When Christie “flipped” the switch

Discover the advantages of mastering flipping and pitching techniques from a professional angler's perspective.

Jason Christie remembers the moment like it was yesterday. A calm afternoon on Oklahoma’s Stilwell City Lake, the 10-year-old angler witnessed a new-to-him fishing technique that literally changed his mindset.

A truly transformative concept, this technique has played a huge role in the decorated Bassmaster Elite pro’s career. Impressive, but here’s the cool part — Christie says it’s a presentation anyone can learn.

We’re talking about flipping — a method that allows for precise presentations to specific targets. Typically used to sneak baits into areas where big bass hide, flipping is a very versatile technique with year-round potential.

“It’s a technique that works on the hottest days and the coldest days,” Christie said “I have a lot of confidence in it. I feel that if you can get bit flipping, especially around the spawn, you have a chance to do really well because your average fish will be better.

“You’re not going to get a ton of bites, but if you put that bait around enough targets, you’re going to get the right bites.”

Bass caught on a flipping jig.

The backstory

The future 5-time Elite winner and 2022 Bassmaster Classic champion’s interest was so great that, right after the fishing trip, he used his savings to buy a flipping outfit. That was the beginning of what would become a dominant force in bass fishing.

“I’d fished a lot up until the point, but it was a lot of casting Beetle Spins and paddle tails,” Christie said. “I was just pond hopping and creek fishing close to home. I finally got to see what fishing was all about.”

As Christie recalls, he and his uncle were fishing a water willow edge and, while he throw his moving baits off the back of the boat, his uncle started making these odd underhand casts. At first, this new technique struck Christie as awkward, but when he saw his uncle lean back and set the hook with impressive vigor, he knew he’d found his calling.

“Ten pitches in, he sets the hook and the whole boat shook; the weeds shook; it was the way he fought and landed that fish,” Christie said. “It took me the whole day to grasp the way he was fishing — dropping the bait where the fish were sitting in heavy cover. The way he was sneaking around and picking out his targets.

“That was the day I fell in love with flipping. I knew that was something I needed to be part of, so when I got home that night, I took the money I had saved up and bought myself a flipping setup.”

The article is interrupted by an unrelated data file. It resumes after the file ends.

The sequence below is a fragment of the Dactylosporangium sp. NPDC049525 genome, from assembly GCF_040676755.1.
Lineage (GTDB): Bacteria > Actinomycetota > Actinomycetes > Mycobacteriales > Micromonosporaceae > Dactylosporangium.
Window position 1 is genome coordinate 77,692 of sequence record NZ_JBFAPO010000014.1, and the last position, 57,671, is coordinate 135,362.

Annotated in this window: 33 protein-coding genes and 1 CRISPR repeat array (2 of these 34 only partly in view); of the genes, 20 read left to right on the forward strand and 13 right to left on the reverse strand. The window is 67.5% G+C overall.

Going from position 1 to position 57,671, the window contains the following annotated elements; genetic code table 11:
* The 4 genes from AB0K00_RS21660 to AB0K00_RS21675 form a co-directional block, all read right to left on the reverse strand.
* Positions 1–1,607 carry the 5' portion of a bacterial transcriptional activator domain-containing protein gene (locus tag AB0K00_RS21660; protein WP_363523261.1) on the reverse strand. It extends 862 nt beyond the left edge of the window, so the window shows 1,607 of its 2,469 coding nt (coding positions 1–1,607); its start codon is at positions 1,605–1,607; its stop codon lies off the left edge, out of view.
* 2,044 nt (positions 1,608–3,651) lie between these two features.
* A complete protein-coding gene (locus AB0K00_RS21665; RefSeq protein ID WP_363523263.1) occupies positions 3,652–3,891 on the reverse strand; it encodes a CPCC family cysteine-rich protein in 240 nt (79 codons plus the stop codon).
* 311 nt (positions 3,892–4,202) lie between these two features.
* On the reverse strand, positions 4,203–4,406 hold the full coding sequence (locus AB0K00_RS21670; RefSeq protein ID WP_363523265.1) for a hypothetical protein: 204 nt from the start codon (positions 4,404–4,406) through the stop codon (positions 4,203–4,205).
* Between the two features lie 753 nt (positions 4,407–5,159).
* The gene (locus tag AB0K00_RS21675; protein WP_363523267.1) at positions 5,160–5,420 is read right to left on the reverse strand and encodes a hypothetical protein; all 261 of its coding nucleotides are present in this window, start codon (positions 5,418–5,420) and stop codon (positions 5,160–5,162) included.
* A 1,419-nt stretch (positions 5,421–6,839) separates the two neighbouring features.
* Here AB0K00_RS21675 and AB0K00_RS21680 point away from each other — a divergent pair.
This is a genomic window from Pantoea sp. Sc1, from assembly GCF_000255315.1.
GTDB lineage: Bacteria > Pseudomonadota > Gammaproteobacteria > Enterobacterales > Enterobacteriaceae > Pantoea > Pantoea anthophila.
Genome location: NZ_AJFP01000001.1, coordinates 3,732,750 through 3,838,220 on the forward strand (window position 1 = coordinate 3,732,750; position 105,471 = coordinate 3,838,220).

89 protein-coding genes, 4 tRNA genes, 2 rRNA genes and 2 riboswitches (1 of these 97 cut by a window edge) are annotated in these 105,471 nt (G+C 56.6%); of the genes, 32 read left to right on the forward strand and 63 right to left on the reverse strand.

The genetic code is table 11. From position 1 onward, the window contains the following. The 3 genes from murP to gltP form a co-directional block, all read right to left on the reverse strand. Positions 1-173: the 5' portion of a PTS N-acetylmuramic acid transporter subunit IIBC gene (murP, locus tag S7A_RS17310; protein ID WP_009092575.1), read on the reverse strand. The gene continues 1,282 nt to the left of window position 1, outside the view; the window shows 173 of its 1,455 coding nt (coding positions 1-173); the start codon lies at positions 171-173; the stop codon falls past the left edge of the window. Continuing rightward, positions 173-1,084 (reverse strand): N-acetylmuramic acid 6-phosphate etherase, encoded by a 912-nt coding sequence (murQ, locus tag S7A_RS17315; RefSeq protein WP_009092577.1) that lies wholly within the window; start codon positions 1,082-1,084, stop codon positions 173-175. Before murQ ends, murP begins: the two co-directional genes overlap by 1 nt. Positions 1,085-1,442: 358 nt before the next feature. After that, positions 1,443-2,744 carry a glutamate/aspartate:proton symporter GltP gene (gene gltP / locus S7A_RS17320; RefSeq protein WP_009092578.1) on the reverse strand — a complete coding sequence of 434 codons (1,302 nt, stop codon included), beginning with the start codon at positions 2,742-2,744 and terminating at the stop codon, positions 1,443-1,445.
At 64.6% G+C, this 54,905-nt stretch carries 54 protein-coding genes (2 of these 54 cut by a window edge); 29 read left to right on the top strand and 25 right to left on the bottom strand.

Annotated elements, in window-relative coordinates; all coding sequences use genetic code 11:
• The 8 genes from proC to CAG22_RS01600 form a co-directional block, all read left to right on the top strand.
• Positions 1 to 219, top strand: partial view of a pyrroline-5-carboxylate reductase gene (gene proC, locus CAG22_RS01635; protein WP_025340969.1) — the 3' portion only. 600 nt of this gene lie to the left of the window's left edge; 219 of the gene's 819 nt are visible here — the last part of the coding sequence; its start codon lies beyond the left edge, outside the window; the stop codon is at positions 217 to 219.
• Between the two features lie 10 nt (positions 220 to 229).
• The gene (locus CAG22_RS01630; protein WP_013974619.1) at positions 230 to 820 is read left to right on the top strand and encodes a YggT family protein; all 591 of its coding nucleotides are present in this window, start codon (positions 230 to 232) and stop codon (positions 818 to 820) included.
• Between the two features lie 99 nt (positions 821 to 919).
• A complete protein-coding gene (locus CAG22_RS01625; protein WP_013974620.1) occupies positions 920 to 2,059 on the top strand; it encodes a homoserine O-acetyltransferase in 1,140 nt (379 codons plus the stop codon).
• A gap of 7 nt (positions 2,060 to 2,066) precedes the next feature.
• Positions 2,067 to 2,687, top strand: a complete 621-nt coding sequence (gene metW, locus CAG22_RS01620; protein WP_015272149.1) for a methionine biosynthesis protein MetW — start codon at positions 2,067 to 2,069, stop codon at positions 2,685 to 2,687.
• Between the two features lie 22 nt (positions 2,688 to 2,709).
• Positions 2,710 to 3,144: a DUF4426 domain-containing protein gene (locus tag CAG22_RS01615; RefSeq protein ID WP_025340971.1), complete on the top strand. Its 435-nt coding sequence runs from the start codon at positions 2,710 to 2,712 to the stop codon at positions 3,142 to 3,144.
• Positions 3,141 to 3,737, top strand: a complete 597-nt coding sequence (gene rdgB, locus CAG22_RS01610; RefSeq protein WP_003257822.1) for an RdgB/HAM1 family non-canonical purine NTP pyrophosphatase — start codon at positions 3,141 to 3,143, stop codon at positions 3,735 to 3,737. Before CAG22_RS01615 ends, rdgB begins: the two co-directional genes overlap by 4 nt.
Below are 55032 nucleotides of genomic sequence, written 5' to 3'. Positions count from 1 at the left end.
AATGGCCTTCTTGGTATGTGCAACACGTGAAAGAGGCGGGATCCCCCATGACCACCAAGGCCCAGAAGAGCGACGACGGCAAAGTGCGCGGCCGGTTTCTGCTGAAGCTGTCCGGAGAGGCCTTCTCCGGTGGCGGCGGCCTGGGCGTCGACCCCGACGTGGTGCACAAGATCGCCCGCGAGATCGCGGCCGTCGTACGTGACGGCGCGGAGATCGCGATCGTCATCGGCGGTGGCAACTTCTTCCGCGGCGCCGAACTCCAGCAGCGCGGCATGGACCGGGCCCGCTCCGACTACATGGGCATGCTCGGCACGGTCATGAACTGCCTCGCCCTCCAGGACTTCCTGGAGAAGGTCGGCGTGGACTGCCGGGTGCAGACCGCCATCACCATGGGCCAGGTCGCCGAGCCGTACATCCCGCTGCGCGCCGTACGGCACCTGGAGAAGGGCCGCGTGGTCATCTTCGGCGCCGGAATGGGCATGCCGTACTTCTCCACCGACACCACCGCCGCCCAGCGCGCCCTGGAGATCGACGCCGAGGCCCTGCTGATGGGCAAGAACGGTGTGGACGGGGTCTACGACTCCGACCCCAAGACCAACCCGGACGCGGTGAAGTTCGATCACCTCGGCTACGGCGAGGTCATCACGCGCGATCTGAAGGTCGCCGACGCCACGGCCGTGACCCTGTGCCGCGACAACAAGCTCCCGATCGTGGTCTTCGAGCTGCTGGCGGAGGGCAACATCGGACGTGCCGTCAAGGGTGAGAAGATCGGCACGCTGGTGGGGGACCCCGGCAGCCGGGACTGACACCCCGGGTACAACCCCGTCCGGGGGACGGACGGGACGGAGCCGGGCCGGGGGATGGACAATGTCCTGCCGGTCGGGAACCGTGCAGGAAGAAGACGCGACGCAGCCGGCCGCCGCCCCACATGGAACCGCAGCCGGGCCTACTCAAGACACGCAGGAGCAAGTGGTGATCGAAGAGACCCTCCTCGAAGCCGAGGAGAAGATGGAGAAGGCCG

Important distinctions

For clarity, we need to pull back and explain some terminology. While the word “flipping” is broadly used to describe the general practice of underhand presentations to relatively close range targets, it’s actually more specific.

Greg Hackney demonstrates “flipping.”
Greg Hackney demonstrates “flipping.”

Flipping: Technically, this describes a presentation where the angler opens/disengages the reel, lets out a measured amount of line (typically 1 to 1 1/2 times the rod length) and then closes/engages the reel. To present the bait, the angler uses the hand opposite their reel hand to laterally pull the line and shorten the amount hanging from the rod tip. (Think of this as the back cast, as in the standard overhead cast.)

Dropping and raising the rod tip creates momentum on the bait. As the bait swings forward, the angler releases the line from that lateral grip and this allows the bait to drop into the designated target. After a soak and shake, repeat the process for the next spot — never touching the reel or the handle unless a fish bites.

Greg Hackney demonstrates “pitching.”
Greg Hackney demonstrates “pitching.”
Greg Hackney demonstrates “pitching.”

Pitching: Now, the technique that grabbed a young Jason Christie’s attention is actually called “pitching,” but in the majority of cases, advanced anglers still use the old-school term “flipping.” (Confusing, but we’ll quickly clarify.)

Typically done with a baitcasting reel, the distinguishing element of the pitching technique is that the reel is disengaged and engaged on every presentation. Essentially, it’s the same concept as an overhead cast, only with an underhand form that allows for more precise targeting with a softer, quieter entry.

Now, you may see anglers holding their pitching bait in their off hand and releasing it right as they swing the rod tip forward. This helps steady the bait for a direct shot to one side of a stump, a particular branch of a laydown, or an isolated grass clump. For general spots, simply swinging the dangling bait right off the rod tip works fine.

The flipping technique is ideal for picking apart cover.

The right technique at the right time